Merriam-Webster’s first definition of the word “bigot” is a person “who is obstinately or intolerantly devoted to his or her own opinions and prejudices.” The only people who need fear open-minded inquiry and robust debate are the actual bigots, including those on campuses or in the broader society who seek to protect the hegemony of their opinions by claiming that to question those opinions is itself bigotry.
So don’t be tyrannized by public opinion. Don’t get trapped in an echo chamber. Whether you in the end reject or embrace a view, make sure you decide where you stand by critically assessing the arguments for the competing positions.
Think for yourself.
Good luck to you in college!
Paul Bloom
Brooks and Suzanne Ragen Professor of Psychology
Yale University
Nicholas Christakis
Sol Goldman Family Professor of Social and Natural Science
Yale University
Carlos Eire
T. Lawrason Riggs Professor of History and Religious Studies
Yale University
Maria E. Garlock
Professor of Civil and Environmental Engineering and Co-Director of the Program in Architecture and Engineering
Princeton University
David Gelernter
Professor of Computer Science
Yale University
Robert P. George
McCormick Professor of Jurisprudence and Director of the James Madison Program in American Ideals and Institutions
Princeton University
Mary Ann Glendon
Learned Hand Professor of Law
Harvard University
Joshua Katz
Cotsen Professor in the Humanities and Professor of Classics
Princeton University
Thomas P. Kelly
Professor of Philosophy
Princeton University
Jon Levenson
Albert A. List Professor of Jewish Studies
Harvard University
John B. Londregan
Professor of Politics and International Affairs
Princeton University
Michael A. Reynolds
Associate Professor of Near Eastern Studies
Princeton University
Jacqueline C. Rivers
Lecturer in Sociology and African and African-American Studies
Harvard University
Noël Valis
Professor of Spanish
Yale University
Tyler VanderWeele
Professor of Epidemiology and Biostatistics and Director of the Program on Integrative Knowledge and Human Flourishing
Harvard University
Adrian Vermeule
Ralph S. Tyler, Jr. Professor of Constitutional Law
Harvard University

Friday, 8 September 2017


This post gives the details of the problem, which is that although many of the public claim to believe that climate change is a problem, they are not prepared to pay much to have renewable energy. So, as soon as the cost of energy starts to hurt them in the pocket they are likely to turn out the politicians who caused this. It must be a real dilemma for them.

Thursday, 7 September 2017


This article gives the details of this study. The good news is that fish seem able to cope with any likely changes that might occur to pH. This is no great surprise as the pH of sea water varies by quite a wide margin across the various seas and oceans and even within them.

Wednesday, 6 September 2017


Here is an interesting article that attempts to equate a period of rapid warming in the past (56 million years ago) with the situation today where CO2 levels are increasing, as they apparently were then. The article does not give all the details needed to prove their case, in fact it raises quite a few questions. The first is, how can they be certain that it was not the warming which caused the CO2 level to rise rather than the CO2 which caused the warming? The article states that the ocean temperature was 10 degrees C warmer than now, which would mean that the oceans would dissolve much less CO2, meaning that atmospheric levels would be much higher. Also the level of CO2 at that time was believed to be much higher than now and the temperature was also much higher and yet there was no runaway warming. It peaked at about 5 degrees of increase and then reduced.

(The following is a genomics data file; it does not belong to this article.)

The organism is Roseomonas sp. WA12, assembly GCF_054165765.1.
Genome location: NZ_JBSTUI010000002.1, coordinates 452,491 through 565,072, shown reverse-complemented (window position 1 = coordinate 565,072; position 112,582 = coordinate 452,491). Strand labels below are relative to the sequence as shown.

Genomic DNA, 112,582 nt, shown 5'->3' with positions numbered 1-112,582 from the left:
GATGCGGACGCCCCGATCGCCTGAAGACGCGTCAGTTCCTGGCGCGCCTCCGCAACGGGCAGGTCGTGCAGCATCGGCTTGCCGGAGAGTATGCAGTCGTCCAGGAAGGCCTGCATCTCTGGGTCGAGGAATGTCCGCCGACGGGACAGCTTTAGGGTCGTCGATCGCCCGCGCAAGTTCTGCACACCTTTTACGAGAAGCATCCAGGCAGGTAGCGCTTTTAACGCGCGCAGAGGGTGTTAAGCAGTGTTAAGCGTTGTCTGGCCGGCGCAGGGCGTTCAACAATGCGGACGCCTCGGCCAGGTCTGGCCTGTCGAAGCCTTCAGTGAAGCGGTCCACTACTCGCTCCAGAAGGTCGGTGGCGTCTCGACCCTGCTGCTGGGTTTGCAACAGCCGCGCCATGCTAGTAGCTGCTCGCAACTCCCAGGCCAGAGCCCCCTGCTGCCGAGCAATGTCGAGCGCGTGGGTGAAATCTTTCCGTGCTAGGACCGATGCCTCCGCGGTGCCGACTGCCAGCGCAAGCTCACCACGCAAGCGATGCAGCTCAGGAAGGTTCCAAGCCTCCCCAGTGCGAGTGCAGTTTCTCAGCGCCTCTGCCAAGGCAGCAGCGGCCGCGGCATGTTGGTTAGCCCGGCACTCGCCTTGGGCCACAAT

Tuesday, 5 September 2017


This article looks at the idea and the drawbacks. The main drawback is the enormous cost which the government will be reluctant to admit. Another concern is the added risk of leaks and explosions. All this to save a relatively small amount of CO2 emissions which would make an undetectable change to global temperatures.

Monday, 4 September 2017


This article discusses this important question. It is important because it is implied in a huge number of articles and new items, almost subliminally. In fact we have been so sensitised to this that many will instinctively think it even if nothing is said. Those that "believe" in climate change automatically link every episode of severe weather to it in their mind. This is just what the promoters of this hope for. Luckily the IPCC have explicitly said there is not sufficient evidence for a link, but I would not be surprised to find them shifting their position by the time of the next report. If only the press and the TV would report the evidence and not just the hype. Sadly hype sells papers. 

Sunday, 3 September 2017


This article gives the details to show that in recent years the trend of ice retreat has changed.  We now appear to be seeing signs to back up the hypothesis of a new cooling trend, possibly linked to a sunspot minimum like the earlier Maunder Minimum between 1645 and 1715 which was linked to the mini ice age.